Hello again! Annette Kellerman back with more coverage from this year's SXSW Film
Festival. Next up...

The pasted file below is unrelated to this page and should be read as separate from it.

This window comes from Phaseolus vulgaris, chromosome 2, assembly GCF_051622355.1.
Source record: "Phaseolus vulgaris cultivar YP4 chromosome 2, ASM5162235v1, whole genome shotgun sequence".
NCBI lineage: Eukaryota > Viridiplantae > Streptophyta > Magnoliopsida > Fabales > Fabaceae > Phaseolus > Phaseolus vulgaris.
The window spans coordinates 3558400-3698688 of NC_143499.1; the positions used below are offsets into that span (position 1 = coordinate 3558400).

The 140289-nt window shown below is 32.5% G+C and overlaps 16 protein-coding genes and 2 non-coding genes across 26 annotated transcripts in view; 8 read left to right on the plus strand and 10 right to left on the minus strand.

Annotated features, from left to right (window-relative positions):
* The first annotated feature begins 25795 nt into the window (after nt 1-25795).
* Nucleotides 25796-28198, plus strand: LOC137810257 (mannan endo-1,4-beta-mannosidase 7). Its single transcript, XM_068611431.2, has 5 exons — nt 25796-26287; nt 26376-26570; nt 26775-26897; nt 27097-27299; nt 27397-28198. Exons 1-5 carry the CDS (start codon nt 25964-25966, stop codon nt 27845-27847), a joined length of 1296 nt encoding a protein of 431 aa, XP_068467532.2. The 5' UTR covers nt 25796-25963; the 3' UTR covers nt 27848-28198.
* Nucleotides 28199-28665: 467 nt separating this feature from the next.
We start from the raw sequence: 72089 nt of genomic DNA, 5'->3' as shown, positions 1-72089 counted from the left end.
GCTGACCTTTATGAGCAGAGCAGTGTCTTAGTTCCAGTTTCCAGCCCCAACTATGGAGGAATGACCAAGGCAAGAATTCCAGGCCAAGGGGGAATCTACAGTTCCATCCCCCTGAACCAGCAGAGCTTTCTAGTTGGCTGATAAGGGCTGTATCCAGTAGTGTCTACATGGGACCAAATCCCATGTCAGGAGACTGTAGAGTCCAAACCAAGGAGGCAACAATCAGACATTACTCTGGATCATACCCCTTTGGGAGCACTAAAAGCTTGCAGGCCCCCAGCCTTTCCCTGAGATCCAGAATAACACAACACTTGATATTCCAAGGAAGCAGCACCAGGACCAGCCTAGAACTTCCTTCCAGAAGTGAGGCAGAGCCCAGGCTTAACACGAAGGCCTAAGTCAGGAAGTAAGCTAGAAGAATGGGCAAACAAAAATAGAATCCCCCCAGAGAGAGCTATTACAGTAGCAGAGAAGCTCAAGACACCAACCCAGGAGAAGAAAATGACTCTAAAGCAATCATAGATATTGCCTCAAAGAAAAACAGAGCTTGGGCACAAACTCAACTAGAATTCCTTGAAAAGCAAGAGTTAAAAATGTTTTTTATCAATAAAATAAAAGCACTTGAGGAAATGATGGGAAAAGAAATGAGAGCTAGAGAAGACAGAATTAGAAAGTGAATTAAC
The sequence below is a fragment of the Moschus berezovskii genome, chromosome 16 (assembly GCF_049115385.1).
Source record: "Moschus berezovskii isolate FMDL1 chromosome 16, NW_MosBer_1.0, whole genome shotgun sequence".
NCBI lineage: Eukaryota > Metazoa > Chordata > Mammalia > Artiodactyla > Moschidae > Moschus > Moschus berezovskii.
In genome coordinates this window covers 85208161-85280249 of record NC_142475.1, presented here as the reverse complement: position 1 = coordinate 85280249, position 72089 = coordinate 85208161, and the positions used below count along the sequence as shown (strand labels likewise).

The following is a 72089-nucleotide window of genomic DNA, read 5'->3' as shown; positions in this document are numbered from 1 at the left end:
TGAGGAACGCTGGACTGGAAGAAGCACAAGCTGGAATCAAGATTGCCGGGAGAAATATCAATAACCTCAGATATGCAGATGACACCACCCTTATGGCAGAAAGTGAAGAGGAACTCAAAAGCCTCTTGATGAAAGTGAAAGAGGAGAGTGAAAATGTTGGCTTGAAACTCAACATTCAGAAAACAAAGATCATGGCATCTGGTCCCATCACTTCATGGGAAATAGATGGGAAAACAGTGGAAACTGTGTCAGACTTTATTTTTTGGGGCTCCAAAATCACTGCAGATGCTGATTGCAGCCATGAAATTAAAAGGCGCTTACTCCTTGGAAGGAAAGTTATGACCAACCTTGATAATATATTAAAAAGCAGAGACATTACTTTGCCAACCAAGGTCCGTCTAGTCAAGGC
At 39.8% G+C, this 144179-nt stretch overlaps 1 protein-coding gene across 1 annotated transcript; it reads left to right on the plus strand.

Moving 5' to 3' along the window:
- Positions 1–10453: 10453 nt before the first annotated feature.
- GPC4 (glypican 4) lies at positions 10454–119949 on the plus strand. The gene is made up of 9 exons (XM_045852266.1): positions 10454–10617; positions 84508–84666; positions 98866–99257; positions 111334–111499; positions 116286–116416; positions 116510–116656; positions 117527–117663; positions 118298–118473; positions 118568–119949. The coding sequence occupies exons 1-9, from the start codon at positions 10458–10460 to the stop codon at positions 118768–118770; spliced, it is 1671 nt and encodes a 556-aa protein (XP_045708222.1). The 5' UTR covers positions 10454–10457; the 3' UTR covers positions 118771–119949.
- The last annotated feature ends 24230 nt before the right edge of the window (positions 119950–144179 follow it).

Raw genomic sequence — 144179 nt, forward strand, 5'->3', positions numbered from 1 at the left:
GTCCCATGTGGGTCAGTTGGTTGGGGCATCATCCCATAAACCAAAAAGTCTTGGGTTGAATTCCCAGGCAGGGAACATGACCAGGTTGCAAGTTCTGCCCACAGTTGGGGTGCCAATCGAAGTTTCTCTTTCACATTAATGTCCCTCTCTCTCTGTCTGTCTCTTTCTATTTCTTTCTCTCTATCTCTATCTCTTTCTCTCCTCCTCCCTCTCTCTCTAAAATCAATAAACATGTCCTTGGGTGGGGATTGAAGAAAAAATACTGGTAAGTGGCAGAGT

So, obviously I have to give full disclosure and admit that I am friends with SINISTER screenwriter and mastermind C. Robert Cargill, also known lovingly on AICN as Massawyrm. I have been buds with him and his wifey for over a decade now. When Cargill first broke the amazing news about his first film endeavor, I was simply elated because not only are we friends, I've been an avid admirer of his voice on this site and others, and I happen to believe he is one of the best film critics/writers out there today. He has always taken one for the team by reviewing even the most widely reviled films (Back Up Plan anyone?) and never fails to deliver a well-rounded, entertaining review. So, when one of your pals/favorite writers tells you his movie is actually getting made, there is initial excitement...which eventually segues into a dull gut ache from that nagging question repeating in the back of your head-"What if it sucks?" Well folks, I am delighted (and relieved) to report that SINISTER is not only un-sucky, but it scared the shit out of me.